Corinth Man Arrested for Ricin Mailings to President, Senator

Corinth Man Arrested for Ricin Mailings to President, Senator

The FBI has arrested a Corinth, Mississippi man for sending letters laced with the deadly poison ricin to President Obama and a Mississippi Senator.
TUPELO, MS ( - A ricin scare that reached all the way to the White House, actually started in Tupelo last week, Lee County Sheriff Jim Johnson said late Wednesday night.

According to Johnson, a local judge received the letter with an unknown substance in it on the morning of April 10th. The Sheriff says not only the judge, but also court employees handled the letter and its contents.

Sheriff Johnson said on Wednesday, federal agents arrived in Tupelo and tested the substance in a mobile lab. The sheriff wouldn't say the results of the tests, only to say the letter had "great similarities" to the ones sent to President Barak Obama and Mississippi Senator Roger Wicker.

In a Wednesday night news conference, Sheriff Johnson declined to identify the suspect, only saying a man was being questioned by investigators.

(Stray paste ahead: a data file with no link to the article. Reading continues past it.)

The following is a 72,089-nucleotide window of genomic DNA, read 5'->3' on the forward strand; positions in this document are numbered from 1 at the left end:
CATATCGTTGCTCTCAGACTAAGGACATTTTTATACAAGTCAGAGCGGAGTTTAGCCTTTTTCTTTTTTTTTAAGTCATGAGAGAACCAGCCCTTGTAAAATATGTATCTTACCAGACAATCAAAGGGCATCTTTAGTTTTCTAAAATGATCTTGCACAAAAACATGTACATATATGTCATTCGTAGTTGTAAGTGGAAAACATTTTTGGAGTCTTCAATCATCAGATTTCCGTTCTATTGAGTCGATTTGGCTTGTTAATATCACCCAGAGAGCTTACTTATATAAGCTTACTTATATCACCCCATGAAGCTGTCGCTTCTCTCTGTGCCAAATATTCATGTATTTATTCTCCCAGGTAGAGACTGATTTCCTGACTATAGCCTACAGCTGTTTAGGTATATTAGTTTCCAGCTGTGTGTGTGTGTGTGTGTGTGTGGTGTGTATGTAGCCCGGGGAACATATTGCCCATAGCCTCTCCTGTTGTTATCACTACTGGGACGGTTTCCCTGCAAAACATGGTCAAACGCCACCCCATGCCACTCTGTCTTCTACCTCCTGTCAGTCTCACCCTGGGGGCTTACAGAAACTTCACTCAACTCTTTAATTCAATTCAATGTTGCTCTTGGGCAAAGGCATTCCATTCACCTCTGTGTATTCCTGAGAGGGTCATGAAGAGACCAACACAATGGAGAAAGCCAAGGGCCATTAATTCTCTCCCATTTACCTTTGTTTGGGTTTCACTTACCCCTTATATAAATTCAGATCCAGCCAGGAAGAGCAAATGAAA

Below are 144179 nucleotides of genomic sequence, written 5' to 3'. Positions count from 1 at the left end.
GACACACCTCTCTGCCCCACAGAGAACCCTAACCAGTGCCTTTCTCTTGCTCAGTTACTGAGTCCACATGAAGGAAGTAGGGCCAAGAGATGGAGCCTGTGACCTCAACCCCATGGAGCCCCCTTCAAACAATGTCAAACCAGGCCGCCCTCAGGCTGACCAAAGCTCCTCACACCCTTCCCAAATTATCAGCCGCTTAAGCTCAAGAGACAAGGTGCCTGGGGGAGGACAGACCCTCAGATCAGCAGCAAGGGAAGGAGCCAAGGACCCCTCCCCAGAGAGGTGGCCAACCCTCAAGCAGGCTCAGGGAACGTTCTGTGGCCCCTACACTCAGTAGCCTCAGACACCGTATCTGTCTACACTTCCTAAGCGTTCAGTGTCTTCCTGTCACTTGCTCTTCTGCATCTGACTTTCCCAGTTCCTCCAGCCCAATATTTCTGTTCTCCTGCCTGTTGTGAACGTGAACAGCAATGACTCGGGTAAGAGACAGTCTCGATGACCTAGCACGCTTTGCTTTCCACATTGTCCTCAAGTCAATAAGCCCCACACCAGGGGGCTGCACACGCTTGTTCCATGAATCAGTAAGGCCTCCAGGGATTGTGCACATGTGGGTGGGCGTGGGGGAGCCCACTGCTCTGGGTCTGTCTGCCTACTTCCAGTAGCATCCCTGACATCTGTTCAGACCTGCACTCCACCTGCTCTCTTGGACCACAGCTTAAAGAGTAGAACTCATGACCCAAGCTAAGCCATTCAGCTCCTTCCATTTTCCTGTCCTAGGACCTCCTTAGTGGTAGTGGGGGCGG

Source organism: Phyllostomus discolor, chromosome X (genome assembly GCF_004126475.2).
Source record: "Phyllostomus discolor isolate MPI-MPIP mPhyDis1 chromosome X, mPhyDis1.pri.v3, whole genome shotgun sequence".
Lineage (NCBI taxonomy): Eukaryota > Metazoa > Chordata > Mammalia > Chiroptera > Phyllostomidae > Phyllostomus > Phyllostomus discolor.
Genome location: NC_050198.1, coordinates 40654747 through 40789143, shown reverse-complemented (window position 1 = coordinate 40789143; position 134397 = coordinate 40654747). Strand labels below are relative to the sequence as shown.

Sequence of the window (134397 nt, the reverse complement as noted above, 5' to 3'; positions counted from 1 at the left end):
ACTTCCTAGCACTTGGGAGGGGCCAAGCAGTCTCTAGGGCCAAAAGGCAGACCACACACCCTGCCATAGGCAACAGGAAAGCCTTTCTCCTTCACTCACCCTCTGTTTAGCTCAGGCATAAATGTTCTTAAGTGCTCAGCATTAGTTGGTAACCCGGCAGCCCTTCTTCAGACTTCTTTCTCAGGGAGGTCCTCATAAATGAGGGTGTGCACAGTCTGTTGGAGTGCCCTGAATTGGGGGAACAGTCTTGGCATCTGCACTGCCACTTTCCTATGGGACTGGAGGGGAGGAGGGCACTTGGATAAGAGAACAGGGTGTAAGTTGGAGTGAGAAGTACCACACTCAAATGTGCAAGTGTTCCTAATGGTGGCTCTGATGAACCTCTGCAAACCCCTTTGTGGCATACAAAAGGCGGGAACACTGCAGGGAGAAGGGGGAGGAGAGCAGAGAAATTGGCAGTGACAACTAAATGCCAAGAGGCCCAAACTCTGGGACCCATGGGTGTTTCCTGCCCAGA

In an email sent hours before, federal agents said they had arrested a Corinth man.

"FBI Special Agents arrested Paul Kevin Curtis, the individual believed to be responsible for the mailings of the three letters sent through the U.S. Postal Inspection Service which contained a granular substance that preliminarily tested positive for ricin," the FBI said in emailed statement. "The letters were addressed to a U.S. Senator, the White House and a Mississippi justice official."

Sheriff Johnson said the suspect could face state charges including aggravated assault, and use of a deadly weapon.

A Tupelo home with ties to Curtis was dark late Wednesday night, and a neighbor declined's request for an interview.

The letters sent to President Obama and Sen. Roger Wicker (R-MS) were postmarked on April 8 out of Memphis and intercepted at off-site mail facilities. They included the message, "To see a wrong and not expose it, is to become a silent partner to its continuance," and were signed, "I am KC and I approve this message."

Both letters were detected as suspicious before they got to their intended targets.
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